For more than a decade, photographer Lenke Szilágyi (who has also been working as a photo-archivist in the Archives for a number of years) has regularly traveled to the (former) Soviet Union, witnessing and documenting the fall of Communism and Post-Soviet realities not only in large centers like Moscow or St. Petersburg but also in the provinces (the Black Sea coast, the Volga region, Karelia, etc.). Her photos are sensitive imprints of an era of constant change and territory of eternal immutability. She depicts in her portraits the hopes and despairs of the time, while also adding her own witty commentaries in the diary entries accompanying the photos. This exhibition is the first major presentation of this collection.
July 6, 1999. The young exhibition space of the Archives, the Galeria Centralis welcomed the media and visitors to a mysterious event. The minimalist invitation previously sent out stirred up the imagination of the public that began to speculate whether what the Archives had come up with this time.
“Through the coincidental coming together of historic events, those listening to the arguments in the legal protest in Parliament passed a slip of paper from hand to hand with news of János Kádár’s death.” MTV 1. News. July 6, 1989.
On July 6, 1999, at 9:16 a.m., the occasion of the tenth anniversary of a historic coincidence, Centralis Galeria would like to invite you to a recollection of the chance event (Nádor u. 11., Budapest).
The event lived up to the expectations of the invitees, as those present could be part of a historical reconstruction of the “coincidence” of the death of János Kádár, a significant political figure of the 20th century, and a court decision serving historical justice.
For further details, see our virtual exhibition recalling the event.
Blinken OSA – Night of the Museums, June 27, 2020 – Online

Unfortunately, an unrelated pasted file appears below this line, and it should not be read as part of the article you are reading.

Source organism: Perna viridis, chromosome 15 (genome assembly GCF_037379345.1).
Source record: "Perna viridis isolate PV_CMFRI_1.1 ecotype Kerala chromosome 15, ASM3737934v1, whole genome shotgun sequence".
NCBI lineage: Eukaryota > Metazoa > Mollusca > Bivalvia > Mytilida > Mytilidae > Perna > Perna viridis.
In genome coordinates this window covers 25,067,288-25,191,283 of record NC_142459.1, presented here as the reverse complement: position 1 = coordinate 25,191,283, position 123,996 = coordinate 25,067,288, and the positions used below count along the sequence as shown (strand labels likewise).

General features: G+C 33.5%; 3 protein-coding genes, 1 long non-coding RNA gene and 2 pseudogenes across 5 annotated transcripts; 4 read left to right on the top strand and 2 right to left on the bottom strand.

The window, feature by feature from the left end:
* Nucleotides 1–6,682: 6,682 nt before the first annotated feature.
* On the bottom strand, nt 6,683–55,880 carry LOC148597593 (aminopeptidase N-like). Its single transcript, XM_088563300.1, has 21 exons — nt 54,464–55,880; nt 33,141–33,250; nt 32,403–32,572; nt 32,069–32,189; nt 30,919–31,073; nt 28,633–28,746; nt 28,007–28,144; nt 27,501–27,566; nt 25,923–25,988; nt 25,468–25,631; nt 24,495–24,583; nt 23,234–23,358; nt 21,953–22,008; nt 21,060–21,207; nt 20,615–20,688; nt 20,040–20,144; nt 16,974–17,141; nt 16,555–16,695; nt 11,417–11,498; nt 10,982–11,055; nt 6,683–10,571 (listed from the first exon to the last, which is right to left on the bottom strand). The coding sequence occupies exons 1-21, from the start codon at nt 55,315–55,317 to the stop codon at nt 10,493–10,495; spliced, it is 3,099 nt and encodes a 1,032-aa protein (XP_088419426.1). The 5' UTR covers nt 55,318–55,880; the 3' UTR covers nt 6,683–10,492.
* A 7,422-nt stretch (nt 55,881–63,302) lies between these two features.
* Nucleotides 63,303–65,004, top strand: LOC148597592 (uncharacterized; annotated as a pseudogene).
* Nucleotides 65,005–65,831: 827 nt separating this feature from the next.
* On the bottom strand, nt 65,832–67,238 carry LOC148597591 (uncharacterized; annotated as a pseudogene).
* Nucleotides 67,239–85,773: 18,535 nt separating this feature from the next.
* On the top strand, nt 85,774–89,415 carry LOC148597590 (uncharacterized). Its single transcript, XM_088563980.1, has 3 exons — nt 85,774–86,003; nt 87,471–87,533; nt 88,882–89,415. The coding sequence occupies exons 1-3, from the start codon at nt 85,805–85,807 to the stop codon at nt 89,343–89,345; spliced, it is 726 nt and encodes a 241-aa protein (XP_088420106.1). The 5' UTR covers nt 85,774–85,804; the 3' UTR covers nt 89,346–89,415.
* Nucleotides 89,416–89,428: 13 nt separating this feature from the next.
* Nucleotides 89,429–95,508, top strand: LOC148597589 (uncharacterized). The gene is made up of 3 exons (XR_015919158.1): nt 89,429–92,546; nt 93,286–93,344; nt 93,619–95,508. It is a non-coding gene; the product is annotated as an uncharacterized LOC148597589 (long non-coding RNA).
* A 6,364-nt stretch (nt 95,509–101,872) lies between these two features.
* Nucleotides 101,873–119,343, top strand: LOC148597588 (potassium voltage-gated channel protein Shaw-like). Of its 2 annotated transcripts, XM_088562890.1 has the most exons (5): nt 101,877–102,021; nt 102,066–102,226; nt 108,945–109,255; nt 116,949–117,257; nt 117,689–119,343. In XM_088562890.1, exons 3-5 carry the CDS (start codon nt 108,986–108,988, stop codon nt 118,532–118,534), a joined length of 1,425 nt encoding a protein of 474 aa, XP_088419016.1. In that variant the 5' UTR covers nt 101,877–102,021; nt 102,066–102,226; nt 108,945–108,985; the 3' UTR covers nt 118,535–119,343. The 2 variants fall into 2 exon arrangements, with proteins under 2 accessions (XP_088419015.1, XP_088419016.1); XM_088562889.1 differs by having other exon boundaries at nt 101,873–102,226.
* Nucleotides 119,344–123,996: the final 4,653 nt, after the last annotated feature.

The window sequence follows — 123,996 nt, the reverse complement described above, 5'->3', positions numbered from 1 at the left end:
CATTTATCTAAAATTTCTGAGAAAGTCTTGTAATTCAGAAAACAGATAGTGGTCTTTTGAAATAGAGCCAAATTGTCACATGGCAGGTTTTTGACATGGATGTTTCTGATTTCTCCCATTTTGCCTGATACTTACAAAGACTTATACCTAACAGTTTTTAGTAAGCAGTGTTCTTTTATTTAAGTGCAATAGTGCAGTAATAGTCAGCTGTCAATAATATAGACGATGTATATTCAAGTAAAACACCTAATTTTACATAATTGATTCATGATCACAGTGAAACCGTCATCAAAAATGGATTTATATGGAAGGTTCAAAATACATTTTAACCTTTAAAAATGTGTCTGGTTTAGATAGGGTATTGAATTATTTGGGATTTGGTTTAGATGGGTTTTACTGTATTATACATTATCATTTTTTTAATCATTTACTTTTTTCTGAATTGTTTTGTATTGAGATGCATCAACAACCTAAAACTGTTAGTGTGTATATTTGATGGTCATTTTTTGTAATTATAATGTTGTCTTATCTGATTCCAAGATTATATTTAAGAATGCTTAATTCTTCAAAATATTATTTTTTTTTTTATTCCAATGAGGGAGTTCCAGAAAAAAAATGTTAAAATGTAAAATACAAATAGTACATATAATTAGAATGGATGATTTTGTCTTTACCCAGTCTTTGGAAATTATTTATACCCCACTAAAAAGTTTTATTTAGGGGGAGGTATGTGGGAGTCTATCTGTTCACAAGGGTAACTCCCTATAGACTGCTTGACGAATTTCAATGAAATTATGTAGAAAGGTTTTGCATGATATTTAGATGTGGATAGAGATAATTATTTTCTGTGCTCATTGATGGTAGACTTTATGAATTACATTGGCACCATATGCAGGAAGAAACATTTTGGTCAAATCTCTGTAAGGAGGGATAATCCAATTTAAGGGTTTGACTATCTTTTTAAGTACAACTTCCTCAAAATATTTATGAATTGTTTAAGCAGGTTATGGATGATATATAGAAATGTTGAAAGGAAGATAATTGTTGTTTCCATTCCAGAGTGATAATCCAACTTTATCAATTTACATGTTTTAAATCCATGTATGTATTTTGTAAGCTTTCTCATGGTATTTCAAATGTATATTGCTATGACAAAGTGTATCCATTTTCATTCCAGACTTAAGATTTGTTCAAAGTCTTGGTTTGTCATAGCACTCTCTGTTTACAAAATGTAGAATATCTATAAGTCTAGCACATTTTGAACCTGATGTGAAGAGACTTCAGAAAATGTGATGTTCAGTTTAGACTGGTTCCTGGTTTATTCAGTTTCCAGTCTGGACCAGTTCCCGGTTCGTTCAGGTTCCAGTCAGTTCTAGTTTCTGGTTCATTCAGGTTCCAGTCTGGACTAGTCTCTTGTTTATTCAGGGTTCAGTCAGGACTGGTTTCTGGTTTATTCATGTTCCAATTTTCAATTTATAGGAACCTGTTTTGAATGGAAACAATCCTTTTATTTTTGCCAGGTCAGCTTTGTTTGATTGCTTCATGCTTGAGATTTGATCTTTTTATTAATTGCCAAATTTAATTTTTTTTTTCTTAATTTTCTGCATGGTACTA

This unprecedented Night of the Museums will be online, Blinken OSA offers a rich variety of cultural and artistic programs. There will be an interesting report about Hungarian museums, archives, and libraries titled The Laborers of Culture. Data on the Situation of Public Collections. It will be available online all through the night. What follows will be an interesting house tour by Iván Székely around the Goldberger House. After the tour, our colleague Örs Lehel Tari will give an interesting presentation on 1989 regime change.
One of the highlights of the program will be the online discussion between art historian József Mélyi and editor-reporter Júlia Ránki. The special edition of this conversation will focus, among other things, on the Night of the Museums, on the museum development project Liget, on new decrees and laws, and, above all, on COVID-19 and the museums. The discussion will be followed by an online public lecture by András Mink, historian, titled Where Did the Democratic Opposition Disappear?. There are no Nighs of the Museums without exhibition at Blinken OSA, so this year the exhibition titled POST-SOVIET – The Photos of Lenke Szilágyi 1990–2002 Virtual exhibition will be opened by Endre Kukorelly.
The exhibition opening will be followed by a film screening, and the online mode will give the chance to "repeat" some program elements for those who cannot speak Hungarian.